Report: Magic Leap's AR Product Isn't What People Were Expecting

Magic Leap impressed consumers as well as tech companies worldwide with promotional demo videos of the AR product it has been planning. The company impressed so much, in fact, that the likes of Google have even invested into the company. According to a new report, though, not everything may be as the company initially made it out to be. In a detailed report conducted surrounding the company, it appears that a number of the high-tech marketing campaigns that were said to show off their product were in fact made by a special effects company. Now, while the concepts that were shown off in the video are most probably the company's end goal, for now, it appears the company will be keeping things more realistic. So realistic, in fact, that the product may be similar to Microsoft's HoloLens.

It was no secret that many of the live demos that were shown off by the company were made possible thanks to carts stacked by hardware. This hardware, while not as impressive as some of the promotional videos, is still in development by the company and will form the basis of the end product. Initially, the company planned on using a new optics technology that would have allowed for much better graphics in a smaller package, though it appears the company has put this idea on hold for now and has decided to utilize a different approach which, as well as being cheaper, is much easier to manufacture. According to the report, the graphics that Magic Leap's product presents are extremely similar to Microsoft's HoloLens, hence the comparisons, though they do appear to be slightly less detailed, yet more in-depth.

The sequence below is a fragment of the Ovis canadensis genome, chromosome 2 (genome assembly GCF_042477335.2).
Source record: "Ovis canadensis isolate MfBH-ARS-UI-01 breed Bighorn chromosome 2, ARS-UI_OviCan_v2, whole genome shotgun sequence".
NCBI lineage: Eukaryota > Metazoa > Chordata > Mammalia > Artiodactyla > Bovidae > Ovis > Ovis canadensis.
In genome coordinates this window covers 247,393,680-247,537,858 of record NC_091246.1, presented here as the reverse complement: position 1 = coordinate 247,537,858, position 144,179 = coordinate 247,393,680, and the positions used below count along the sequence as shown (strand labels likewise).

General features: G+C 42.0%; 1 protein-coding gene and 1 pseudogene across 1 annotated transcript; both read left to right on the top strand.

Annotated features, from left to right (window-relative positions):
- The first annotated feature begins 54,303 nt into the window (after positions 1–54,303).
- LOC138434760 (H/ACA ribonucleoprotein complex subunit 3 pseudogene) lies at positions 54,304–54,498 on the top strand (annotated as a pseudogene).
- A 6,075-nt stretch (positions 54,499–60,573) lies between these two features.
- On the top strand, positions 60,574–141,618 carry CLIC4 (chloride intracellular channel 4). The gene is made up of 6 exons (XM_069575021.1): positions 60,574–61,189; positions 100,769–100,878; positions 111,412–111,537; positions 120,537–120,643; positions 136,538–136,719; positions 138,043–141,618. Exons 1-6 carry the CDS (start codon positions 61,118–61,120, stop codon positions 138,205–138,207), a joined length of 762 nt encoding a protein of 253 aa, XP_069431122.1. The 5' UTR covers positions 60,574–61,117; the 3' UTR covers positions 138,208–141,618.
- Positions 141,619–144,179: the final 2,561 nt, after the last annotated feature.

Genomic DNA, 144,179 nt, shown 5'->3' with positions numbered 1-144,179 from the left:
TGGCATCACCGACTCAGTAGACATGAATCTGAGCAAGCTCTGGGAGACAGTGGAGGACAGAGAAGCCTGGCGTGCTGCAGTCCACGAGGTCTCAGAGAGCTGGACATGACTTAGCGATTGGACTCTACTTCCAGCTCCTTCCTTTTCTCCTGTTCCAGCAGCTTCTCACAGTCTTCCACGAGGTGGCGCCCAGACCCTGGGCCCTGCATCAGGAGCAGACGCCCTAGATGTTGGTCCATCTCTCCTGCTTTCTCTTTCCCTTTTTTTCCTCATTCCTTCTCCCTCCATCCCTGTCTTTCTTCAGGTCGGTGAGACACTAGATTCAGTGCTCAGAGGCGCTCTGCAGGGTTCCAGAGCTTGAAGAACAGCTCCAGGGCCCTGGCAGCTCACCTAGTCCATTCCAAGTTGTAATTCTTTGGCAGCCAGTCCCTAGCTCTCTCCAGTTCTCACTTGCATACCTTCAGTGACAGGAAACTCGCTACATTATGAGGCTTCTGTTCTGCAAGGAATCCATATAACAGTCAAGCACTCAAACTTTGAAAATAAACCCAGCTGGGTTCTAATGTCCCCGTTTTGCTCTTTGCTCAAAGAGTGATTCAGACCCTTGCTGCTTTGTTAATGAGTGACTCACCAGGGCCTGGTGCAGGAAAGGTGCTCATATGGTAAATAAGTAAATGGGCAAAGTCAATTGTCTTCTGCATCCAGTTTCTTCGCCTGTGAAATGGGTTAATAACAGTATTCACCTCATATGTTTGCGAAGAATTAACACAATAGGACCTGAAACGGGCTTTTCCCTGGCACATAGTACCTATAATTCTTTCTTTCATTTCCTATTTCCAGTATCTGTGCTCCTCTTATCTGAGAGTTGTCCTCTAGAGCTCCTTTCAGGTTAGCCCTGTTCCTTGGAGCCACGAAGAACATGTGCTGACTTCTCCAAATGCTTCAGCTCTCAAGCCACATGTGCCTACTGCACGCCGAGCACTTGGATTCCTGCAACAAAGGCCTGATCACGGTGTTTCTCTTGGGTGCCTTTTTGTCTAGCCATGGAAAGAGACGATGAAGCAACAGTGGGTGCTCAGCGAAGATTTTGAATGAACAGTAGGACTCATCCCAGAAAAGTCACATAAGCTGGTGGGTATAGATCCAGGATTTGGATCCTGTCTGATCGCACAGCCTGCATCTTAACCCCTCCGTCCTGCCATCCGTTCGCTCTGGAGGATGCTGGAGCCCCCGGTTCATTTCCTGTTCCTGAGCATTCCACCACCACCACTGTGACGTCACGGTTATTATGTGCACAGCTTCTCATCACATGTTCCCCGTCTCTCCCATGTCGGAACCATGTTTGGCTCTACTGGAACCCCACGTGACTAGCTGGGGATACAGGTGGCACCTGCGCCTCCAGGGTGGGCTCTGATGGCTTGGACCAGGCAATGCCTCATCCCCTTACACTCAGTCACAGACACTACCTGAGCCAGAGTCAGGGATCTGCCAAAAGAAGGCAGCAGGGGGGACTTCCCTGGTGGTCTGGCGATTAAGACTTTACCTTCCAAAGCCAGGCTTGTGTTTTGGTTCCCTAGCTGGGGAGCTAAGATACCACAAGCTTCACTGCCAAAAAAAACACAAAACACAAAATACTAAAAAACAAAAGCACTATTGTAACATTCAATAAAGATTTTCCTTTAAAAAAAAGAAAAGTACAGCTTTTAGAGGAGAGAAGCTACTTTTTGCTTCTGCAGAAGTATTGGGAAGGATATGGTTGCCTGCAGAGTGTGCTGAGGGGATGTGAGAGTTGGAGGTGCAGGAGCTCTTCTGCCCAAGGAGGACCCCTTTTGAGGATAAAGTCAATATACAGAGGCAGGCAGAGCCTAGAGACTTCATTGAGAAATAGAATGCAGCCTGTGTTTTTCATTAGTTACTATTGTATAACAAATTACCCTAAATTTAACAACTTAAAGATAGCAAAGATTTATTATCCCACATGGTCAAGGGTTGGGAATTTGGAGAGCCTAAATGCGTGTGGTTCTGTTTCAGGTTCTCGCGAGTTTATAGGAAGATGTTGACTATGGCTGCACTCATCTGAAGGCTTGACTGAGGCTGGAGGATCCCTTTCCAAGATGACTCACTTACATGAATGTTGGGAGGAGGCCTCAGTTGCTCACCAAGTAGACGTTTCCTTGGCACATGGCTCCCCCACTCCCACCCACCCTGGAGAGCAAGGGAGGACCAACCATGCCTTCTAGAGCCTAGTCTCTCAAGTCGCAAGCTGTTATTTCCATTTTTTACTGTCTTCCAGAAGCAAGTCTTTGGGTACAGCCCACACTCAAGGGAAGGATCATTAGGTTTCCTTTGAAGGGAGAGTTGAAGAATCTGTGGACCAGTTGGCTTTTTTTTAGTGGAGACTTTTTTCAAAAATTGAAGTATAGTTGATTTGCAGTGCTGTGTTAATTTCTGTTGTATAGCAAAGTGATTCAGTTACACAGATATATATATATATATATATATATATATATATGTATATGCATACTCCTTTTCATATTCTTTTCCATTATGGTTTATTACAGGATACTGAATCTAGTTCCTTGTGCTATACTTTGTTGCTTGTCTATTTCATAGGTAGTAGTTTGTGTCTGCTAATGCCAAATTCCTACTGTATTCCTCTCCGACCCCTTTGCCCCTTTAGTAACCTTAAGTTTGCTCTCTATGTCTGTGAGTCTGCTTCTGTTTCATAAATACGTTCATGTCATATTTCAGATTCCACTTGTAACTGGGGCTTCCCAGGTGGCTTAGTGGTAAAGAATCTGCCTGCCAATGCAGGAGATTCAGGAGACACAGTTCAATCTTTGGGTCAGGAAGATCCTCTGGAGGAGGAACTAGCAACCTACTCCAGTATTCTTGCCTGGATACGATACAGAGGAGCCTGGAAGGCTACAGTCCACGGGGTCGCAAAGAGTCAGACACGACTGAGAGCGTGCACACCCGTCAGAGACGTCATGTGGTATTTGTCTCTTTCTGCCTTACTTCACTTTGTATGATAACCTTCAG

Although the company's first product may not be as impressive as they initially advertised, it is certainly looking like the company is doing its best to pack the best hardware into a relatively small package. The special effects videos that it created, on the other hand, most likely show what the distant future holds for the company. With no final release date set for their eventual first product, though, the company may have a hard time playing catch up to Microsoft with its HoloLens, especially in a market as new as AR, where the initial pioneers are often the company's that end up succeeding.

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About the Author
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Joshua Swingle

Staff Writer
Born in London and raised in Spain. I Love traveling, taking pictures and, most of all, anything tech-related. Also a pretty big fan of binge-watching TV, especially Netflix shows.
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